Rajnath seeks PM’s intervention for relief to sugarcane farmers

President_Rajnath_SinghNew Delhi :  BJP president Rajnath Singh Sunday sought the intervention of Prime Minister Manmohan Singh to get pending payments of sugarcane farmers released and ensure that sugar mills get on with crushing in cane producing states of Uttar Pradesh, Maharashtra and Karnataka.

In a letter to the prime minister, Rajnath Singh also accused the United Progressive Alliance government of not helping farmers who had committed suicide in Maharashtra’s Vidarbha region this year.

The Bharatiya Janata Party chief also said that government should not agree to “peace clause” at the WTO ministerial meeting at Bali later this week as India needs to protect its subsidies on a permanent basis for meaningful food security for its people.

He said that sugarcane farmers were facing a huge crisis due to “anti-farmer government policies and insensitivity towards the farming community”, and had been staging protests in Uttar Pradesh, Maharashtra and Karnataka for the past many days.

In UP, farmers have been forced to sell sugarcane at throwaway prices and a farmer had committed suicide, he said.

“The Uttar Pradesh government has compounded the problems by not clearing the previous year’s overdue payments of Rs.2,300 crore,” he said and noted that crushing had not begun in more than 60 sugar mills in the state, as well as a majority of sugar mills in Maharashtra and Karnataka.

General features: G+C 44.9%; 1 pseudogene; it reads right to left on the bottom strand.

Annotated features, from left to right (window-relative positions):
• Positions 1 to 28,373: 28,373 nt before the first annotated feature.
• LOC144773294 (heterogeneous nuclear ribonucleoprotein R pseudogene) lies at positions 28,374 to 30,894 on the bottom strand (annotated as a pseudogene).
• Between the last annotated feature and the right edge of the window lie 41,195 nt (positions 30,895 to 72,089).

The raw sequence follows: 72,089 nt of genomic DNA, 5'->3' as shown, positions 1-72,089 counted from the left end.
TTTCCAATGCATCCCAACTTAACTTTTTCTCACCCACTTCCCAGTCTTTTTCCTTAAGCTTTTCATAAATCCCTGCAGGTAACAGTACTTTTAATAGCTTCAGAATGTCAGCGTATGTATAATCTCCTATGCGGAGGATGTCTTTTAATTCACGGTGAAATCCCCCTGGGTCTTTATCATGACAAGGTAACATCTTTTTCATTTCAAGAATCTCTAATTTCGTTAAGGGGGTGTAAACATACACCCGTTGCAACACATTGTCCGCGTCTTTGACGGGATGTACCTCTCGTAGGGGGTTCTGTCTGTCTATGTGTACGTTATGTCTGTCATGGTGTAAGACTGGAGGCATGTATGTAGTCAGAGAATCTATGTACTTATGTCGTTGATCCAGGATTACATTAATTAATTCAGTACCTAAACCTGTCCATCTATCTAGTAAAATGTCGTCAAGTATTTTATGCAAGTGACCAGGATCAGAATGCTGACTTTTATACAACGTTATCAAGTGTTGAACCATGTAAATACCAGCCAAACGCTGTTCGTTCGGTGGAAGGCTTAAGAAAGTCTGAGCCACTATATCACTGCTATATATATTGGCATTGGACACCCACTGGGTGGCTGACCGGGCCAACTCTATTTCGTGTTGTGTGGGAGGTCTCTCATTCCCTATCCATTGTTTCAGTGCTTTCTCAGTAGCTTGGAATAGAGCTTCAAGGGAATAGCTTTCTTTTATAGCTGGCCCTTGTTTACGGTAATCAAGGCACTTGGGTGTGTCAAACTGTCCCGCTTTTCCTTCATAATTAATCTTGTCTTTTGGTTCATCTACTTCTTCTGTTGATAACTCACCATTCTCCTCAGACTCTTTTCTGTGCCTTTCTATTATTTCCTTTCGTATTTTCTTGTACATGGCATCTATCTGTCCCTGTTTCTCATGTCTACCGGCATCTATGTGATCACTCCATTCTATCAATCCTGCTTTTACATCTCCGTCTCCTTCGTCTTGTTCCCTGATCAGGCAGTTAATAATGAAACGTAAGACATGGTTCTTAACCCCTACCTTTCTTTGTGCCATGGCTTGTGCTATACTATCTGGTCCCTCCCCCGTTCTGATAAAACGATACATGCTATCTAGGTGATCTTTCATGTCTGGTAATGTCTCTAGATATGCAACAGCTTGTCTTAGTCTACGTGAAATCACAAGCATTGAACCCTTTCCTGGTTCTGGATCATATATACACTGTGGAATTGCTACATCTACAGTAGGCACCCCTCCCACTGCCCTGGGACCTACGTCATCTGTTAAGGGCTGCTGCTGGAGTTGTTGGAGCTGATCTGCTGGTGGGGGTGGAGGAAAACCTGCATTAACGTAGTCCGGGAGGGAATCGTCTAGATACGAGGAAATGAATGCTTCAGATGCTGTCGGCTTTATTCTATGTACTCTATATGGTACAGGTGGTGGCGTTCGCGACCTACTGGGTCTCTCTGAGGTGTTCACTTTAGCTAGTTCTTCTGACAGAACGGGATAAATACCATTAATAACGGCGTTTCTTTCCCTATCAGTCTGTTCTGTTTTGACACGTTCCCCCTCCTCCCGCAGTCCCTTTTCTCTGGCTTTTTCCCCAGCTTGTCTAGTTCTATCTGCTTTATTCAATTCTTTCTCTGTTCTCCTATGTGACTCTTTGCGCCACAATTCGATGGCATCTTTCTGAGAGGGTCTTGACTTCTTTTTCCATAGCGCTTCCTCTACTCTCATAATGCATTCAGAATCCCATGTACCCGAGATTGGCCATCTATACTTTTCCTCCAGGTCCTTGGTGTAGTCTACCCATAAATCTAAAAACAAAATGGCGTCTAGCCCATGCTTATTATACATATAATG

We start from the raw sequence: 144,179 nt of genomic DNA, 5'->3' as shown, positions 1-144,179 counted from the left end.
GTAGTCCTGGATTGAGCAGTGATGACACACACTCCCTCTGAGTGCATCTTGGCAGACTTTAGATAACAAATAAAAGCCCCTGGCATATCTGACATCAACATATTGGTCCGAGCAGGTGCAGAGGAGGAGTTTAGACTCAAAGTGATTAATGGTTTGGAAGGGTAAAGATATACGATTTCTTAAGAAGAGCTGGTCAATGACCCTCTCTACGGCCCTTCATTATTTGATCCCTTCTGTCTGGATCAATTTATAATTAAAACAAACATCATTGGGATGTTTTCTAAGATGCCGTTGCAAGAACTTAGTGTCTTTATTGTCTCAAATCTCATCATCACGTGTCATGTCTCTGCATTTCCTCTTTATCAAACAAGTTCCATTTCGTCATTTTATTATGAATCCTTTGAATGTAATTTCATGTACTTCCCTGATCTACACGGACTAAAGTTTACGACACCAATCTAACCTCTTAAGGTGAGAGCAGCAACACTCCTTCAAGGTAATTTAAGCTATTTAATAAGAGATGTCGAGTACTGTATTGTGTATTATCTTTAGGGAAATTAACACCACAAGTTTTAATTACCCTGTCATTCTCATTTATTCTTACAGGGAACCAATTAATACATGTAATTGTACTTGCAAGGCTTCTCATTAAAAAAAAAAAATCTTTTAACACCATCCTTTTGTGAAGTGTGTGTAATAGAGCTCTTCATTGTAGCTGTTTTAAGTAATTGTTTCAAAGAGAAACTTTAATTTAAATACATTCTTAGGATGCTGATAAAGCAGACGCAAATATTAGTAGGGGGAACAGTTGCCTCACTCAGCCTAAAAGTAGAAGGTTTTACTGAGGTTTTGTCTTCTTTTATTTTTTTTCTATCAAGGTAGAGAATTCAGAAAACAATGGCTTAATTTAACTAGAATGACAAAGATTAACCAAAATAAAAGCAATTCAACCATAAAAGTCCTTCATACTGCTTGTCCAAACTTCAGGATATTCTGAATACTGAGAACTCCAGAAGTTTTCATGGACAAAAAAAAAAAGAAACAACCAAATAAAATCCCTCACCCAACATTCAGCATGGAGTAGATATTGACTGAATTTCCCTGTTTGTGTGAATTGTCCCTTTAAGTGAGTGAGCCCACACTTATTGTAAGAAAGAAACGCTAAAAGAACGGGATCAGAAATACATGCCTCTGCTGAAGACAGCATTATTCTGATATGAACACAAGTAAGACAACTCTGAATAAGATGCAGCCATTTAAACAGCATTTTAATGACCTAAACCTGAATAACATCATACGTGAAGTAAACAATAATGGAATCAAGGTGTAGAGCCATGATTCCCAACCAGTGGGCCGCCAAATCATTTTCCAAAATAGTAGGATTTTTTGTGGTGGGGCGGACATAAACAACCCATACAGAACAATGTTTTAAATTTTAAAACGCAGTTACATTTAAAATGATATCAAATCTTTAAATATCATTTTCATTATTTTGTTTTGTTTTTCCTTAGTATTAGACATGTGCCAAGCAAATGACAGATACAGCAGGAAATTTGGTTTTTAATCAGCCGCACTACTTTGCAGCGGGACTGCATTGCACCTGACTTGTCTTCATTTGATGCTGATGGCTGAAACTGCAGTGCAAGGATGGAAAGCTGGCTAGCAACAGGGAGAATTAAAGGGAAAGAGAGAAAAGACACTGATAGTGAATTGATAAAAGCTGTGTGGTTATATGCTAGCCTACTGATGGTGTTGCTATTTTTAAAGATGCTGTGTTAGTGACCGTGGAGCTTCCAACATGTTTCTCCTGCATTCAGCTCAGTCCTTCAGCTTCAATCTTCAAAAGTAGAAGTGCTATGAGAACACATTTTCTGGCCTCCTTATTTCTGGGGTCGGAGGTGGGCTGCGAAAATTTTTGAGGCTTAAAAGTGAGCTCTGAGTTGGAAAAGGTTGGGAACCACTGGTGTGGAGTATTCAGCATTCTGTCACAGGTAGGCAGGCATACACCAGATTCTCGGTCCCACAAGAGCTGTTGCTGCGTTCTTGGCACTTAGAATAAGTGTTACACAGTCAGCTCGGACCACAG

“The central government needs to act fast and intervene to provide necessary relief to farmers, ensure that sugar mills start crushing and farmers are paid their dues,” he said.

Referring to the data of Commission for Agricultural Costs and Prices (CACP) on wheat and rice, the BJP chief argued that MSP has increased nominally compared to the cost of production.

On the WTO ministerial meeting at Bali, he said the proposed “peace clause” would exempt subsidies “in excess of 10 percent of limit for a period of just four years”.

Total subsidy under the Food Security Act may exceed the 10 percent limit in the very first year, he noted, adding that the total subsidy basket would further go up as MSP and procurement cost rise in the coming years.

If India does not protect food subsidies on a permanent basis, the food security programme would be exposed to punitive action under the agreement for subsidies and countervailing measures, he said.

“The much hyped promise of food security to Indians would eventually come to naught if the clause is acceded to. The peace clause is not in our interest. Therefore, India should persist with a demand for a Food Security Box,” he said.

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